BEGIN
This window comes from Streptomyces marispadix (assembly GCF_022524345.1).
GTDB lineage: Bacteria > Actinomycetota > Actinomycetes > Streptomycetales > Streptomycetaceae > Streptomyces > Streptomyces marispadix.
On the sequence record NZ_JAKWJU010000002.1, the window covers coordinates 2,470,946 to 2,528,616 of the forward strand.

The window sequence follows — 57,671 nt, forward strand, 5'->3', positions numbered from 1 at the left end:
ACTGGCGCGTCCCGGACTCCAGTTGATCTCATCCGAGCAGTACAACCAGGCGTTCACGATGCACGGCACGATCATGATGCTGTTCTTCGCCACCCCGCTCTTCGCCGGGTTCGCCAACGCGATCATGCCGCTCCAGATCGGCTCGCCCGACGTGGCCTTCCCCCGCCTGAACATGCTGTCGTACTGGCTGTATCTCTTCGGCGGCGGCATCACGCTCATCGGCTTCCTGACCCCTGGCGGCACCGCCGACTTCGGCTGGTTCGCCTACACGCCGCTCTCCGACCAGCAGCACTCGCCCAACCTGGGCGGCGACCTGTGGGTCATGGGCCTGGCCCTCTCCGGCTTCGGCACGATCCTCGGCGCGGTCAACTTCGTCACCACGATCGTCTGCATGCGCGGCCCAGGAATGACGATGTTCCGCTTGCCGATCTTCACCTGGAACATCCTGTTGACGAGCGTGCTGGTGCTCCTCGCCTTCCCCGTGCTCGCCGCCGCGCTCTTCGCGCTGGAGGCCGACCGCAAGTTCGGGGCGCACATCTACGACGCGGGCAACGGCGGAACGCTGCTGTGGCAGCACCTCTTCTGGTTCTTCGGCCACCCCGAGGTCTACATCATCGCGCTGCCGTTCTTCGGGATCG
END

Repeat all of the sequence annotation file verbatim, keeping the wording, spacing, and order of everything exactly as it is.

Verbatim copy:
This window comes from Streptomyces marispadix (assembly GCF_022524345.1).
GTDB lineage: Bacteria > Actinomycetota > Actinomycetes > Streptomycetales > Streptomycetaceae > Streptomyces > Streptomyces marispadix.
On the sequence record NZ_JAKWJU010000002.1, the window covers coordinates 2,470,946 to 2,528,616 of the forward strand.

The window sequence follows — 57,671 nt, forward strand, 5'->3', positions numbered from 1 at the left end:
ACTGGCGCGTCCCGGACTCCAGTTGATCTCATCCGAGCAGTACAACCAGGCGTTCACGATGCACGGCACGATCATGATGCTGTTCTTCGCCACCCCGCTCTTCGCCGGGTTCGCCAACGCGATCATGCCGCTCCAGATCGGCTCGCCCGACGTGGCCTTCCCCCGCCTGAACATGCTGTCGTACTGGCTGTATCTCTTCGGCGGCGGCATCACGCTCATCGGCTTCCTGACCCCTGGCGGCACCGCCGACTTCGGCTGGTTCGCCTACACGCCGCTCTCCGACCAGCAGCACTCGCCCAACCTGGGCGGCGACCTGTGGGTCATGGGCCTGGCCCTCTCCGGCTTCGGCACGATCCTCGGCGCGGTCAACTTCGTCACCACGATCGTCTGCATGCGCGGCCCAGGAATGACGATGTTCCGCTTGCCGATCTTCACCTGGAACATCCTGTTGACGAGCGTGCTGGTGCTCCTCGCCTTCCCCGTGCTCGCCGCCGCGCTCTTCGCGCTGGAGGCCGACCGCAAGTTCGGGGCGCACATCTACGACGCGGGCAACGGCGGAACGCTGCTGTGGCAGCACCTCTTCTGGTTCTTCGGCCACCCCGAGGTCTACATCATCGCGCTGCCGTTCTTCGGGATCG